Session's host city Atlanta has civil rights legacy

Session's host city Atlanta has civil rights legacy

Business Meetings | Atlanta, Georgia, United States | Jeff Williamson/ANN

Once place of racial tension, Georgia capital is now South's central hub

Martin Luther King III on Thursday at the Atlanta site honoring his father.
Martin Luther King III on Thursday at the Atlanta site honoring his father.

Fifty years ago, the southern United States was a region well known for racial tension. Inequality and segregation led to non-violent marches all across the U.S., many of which were organized here in Atlanta, birthplace of civil rights leader Martin Luther King Jr.

The Seventh-day Adventist Church's World Session met this week just miles from the Martin Luther King National Historical Site, the place of the civil rights leader's tomb, the King Center museum and the Ebenezer Baptist Church, where King was associate pastor.

Through King's legacy and the city's progressive planning, the city has become one of the fastest growing in America.

Visitors to the city inspire the civil rights leader's son, Martin Luther King III, said in an interview. "When I look and see the many people from all walks of life from our nation and our world coming here it is very refreshing," he said. "It lets me know that people certainly had great respect for my parents."

Atlanta's booming business community is home to several Fortune 500 companies and multi-media organizations. It's also home to the world's busiest airport, which served as the international transportation hub for the 1996 Olympics.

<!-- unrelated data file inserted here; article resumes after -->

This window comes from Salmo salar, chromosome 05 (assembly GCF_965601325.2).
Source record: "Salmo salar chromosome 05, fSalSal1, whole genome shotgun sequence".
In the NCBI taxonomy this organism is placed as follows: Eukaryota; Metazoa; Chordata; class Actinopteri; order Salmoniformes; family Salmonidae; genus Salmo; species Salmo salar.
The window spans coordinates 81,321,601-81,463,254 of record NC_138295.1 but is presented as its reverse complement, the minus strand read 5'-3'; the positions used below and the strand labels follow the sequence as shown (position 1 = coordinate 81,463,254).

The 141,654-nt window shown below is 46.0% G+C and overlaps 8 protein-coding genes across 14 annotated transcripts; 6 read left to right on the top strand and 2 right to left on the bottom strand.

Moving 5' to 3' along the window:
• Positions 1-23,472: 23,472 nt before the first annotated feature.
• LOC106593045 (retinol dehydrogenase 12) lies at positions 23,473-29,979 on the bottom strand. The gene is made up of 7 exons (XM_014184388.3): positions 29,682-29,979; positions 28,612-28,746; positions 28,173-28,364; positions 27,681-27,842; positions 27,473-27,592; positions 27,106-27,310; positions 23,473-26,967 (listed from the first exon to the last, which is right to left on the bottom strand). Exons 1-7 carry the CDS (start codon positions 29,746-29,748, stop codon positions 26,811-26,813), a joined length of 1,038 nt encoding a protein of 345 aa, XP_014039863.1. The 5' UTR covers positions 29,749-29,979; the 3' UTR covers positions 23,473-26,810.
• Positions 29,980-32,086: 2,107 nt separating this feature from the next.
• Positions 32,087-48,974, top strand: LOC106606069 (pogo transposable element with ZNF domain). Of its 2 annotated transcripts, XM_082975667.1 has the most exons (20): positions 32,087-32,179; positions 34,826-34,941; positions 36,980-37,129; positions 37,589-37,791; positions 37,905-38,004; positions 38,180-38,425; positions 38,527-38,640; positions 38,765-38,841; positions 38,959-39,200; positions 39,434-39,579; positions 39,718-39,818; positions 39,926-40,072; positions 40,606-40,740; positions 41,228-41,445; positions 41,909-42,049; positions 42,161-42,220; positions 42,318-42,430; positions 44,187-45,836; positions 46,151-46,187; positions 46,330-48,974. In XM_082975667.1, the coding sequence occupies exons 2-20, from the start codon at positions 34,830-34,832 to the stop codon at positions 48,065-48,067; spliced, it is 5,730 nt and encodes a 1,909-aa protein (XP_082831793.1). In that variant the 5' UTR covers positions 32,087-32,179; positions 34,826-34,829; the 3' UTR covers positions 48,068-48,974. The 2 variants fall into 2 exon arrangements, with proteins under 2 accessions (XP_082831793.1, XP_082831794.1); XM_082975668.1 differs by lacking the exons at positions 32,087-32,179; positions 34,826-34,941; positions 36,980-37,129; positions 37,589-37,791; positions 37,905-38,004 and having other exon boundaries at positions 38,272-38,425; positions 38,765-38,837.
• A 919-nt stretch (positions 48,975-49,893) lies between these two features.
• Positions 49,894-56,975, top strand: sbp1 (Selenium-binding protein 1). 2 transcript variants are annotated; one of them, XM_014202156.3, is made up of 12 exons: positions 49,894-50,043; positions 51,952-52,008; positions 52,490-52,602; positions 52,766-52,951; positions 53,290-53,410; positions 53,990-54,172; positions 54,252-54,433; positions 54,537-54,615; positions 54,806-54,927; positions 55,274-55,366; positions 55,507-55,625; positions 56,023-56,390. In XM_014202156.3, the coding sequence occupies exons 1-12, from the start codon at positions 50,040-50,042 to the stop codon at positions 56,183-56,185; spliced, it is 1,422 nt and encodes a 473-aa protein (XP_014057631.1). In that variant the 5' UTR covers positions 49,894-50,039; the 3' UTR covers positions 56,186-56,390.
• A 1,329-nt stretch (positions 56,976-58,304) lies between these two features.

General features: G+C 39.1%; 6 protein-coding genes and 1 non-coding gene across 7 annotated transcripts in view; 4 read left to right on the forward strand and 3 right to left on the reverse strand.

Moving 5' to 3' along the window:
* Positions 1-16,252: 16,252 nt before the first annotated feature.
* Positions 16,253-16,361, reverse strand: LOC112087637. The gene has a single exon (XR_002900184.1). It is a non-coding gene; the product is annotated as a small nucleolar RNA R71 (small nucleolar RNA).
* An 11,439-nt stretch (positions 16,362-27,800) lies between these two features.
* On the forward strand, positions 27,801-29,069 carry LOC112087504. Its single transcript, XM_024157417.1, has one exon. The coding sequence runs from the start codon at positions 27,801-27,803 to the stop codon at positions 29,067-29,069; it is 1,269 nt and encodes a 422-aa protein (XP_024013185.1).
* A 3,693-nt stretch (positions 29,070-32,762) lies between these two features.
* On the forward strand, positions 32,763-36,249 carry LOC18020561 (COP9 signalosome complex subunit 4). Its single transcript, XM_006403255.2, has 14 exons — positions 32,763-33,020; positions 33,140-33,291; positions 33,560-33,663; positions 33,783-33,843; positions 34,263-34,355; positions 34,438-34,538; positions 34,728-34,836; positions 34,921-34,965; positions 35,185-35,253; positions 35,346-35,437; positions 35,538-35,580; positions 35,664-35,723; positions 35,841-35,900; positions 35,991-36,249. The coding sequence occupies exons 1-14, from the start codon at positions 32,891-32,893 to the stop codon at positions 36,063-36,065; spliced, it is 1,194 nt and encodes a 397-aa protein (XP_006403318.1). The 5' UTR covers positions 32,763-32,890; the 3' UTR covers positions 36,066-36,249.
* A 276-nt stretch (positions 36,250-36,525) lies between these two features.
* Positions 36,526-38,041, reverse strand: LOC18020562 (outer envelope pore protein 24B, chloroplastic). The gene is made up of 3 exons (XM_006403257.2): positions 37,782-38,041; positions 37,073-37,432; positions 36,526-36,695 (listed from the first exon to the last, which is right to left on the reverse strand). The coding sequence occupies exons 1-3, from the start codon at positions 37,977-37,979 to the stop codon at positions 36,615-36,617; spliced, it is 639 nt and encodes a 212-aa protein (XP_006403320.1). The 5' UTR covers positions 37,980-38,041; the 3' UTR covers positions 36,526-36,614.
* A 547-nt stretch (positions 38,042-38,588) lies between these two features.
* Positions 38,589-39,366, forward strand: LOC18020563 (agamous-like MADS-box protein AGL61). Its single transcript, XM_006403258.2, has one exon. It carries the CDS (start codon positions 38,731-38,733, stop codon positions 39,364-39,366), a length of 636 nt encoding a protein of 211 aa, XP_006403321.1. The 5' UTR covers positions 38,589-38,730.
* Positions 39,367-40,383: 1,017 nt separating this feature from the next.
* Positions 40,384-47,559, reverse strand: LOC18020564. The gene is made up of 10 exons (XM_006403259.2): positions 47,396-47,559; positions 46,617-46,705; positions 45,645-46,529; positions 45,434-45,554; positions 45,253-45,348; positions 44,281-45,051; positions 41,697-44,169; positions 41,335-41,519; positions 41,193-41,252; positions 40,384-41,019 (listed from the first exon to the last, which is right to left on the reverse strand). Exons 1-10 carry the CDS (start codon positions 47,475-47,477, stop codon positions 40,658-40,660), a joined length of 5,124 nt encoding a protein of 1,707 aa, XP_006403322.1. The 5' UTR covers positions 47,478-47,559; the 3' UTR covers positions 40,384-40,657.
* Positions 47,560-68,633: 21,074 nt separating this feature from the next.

Even during segregation, the city was growing, having already had a railroad system and a newly built airport, King said. "I think all of those factors created a fertile climate for civil and human rights to have to be addressed, [and] at some point the city coined the phrase, 'a city too busy to hate,'" he said.

In 1980, the historical site honoring King was established and is now operated by the National Park Service. Its operators say the local partnership has meant support.

"I think that the city of Atlanta has been a great partner to the national site," said Judy Forte, the site's superintendent. "We could not have existed without obviously the contributions they have made and commitment they've made for the hundreds of thousands of visitors we get here."

For the people who visit Atlanta and the historical site, King wants them to leave inspired.

"I hope they take away the context that there's still so much work that needs to be done -- in our nation and in our communities and our cities and our states and our world," King said. "That's what I hope happens."